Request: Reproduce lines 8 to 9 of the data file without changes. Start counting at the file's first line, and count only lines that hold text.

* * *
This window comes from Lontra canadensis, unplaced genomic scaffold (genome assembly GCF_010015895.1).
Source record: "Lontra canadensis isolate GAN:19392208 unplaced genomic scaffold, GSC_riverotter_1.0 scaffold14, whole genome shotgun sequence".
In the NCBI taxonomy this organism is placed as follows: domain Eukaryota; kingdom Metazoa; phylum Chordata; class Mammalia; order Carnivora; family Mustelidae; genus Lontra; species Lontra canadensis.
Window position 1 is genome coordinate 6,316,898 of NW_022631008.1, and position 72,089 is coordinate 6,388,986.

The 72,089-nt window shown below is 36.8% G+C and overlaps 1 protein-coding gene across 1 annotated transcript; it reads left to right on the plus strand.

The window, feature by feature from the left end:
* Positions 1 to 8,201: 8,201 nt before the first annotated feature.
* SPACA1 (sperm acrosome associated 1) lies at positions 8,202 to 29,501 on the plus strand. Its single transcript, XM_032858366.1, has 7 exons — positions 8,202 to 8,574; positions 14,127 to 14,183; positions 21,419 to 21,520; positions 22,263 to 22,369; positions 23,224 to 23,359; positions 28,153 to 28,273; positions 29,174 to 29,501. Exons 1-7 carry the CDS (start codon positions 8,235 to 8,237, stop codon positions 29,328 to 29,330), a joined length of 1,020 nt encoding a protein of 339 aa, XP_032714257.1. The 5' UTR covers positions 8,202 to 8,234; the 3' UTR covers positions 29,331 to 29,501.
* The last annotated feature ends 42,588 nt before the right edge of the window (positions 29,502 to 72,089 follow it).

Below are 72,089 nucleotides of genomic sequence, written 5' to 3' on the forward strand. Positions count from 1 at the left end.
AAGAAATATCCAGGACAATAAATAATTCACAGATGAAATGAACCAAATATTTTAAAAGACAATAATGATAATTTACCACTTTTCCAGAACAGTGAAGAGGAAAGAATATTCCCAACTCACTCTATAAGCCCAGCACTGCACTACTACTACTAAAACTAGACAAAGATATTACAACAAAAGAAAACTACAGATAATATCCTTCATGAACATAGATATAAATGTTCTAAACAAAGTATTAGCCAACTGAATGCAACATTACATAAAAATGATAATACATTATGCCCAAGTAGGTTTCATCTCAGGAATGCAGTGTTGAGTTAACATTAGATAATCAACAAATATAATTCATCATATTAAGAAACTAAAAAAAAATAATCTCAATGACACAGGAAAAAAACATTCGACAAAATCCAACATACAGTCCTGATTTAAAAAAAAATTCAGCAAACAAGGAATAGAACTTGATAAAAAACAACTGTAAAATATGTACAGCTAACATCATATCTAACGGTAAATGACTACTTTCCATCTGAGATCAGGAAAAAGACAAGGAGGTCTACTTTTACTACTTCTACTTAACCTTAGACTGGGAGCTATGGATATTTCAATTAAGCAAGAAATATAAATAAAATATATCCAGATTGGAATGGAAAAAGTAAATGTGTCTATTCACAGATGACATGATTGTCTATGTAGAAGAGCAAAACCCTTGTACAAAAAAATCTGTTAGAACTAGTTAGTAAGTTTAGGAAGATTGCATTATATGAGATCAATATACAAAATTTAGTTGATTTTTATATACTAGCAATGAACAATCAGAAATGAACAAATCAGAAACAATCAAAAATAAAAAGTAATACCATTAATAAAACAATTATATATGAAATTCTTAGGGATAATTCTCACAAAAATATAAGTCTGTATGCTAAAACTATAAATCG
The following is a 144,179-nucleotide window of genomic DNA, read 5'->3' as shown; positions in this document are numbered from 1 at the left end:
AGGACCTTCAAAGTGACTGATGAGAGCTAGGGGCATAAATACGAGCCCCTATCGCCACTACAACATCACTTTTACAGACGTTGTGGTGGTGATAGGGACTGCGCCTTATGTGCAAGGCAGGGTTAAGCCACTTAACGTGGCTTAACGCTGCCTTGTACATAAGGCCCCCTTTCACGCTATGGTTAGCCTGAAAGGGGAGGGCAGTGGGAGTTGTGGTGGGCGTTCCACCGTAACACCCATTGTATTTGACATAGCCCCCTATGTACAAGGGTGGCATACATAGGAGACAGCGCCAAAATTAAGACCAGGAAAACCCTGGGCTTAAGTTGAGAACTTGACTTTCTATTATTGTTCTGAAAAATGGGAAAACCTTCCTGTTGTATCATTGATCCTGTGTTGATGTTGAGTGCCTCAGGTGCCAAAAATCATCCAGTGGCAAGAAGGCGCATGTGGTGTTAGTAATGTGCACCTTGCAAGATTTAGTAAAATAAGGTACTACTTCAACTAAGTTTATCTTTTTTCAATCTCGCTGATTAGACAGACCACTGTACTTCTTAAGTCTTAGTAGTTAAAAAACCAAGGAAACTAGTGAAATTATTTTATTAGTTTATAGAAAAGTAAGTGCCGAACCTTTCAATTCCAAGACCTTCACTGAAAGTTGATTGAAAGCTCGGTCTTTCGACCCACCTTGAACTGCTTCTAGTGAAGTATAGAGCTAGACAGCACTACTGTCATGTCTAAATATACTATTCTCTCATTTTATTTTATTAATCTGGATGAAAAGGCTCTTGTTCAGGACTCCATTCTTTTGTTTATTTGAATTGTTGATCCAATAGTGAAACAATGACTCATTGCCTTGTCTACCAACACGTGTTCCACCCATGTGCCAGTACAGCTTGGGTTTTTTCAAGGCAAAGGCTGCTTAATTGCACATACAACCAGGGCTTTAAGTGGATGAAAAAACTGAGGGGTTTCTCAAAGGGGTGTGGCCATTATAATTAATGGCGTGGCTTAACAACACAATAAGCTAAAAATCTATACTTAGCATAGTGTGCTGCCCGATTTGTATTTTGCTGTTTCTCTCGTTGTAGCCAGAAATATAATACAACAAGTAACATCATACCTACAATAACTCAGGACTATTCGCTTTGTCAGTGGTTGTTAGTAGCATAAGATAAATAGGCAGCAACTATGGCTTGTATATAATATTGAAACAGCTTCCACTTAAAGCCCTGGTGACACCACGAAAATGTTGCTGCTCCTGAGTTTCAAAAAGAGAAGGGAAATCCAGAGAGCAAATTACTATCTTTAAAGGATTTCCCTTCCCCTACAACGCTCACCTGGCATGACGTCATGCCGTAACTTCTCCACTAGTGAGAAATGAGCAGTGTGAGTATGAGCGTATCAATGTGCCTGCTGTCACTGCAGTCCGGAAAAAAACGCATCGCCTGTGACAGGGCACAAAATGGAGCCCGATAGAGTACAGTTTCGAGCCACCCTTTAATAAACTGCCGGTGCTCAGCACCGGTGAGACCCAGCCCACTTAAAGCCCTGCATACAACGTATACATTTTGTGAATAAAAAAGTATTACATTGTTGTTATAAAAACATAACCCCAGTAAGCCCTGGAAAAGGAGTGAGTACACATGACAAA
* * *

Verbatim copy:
* SPACA1 (sperm acrosome associated 1) lies at positions 8,202 to 29,501 on the plus strand. Its single transcript, XM_032858366.1, has 7 exons — positions 8,202 to 8,574; positions 14,127 to 14,183; positions 21,419 to 21,520; positions 22,263 to 22,369; positions 23,224 to 23,359; positions 28,153 to 28,273; positions 29,174 to 29,501. Exons 1-7 carry the CDS (start codon positions 8,235 to 8,237, stop codon positions 29,328 to 29,330), a joined length of 1,020 nt encoding a protein of 339 aa, XP_032714257.1. The 5' UTR covers positions 8,202 to 8,234; the 3' UTR covers positions 29,331 to 29,501.
* The last annotated feature ends 42,588 nt before the right edge of the window (positions 29,502 to 72,089 follow it).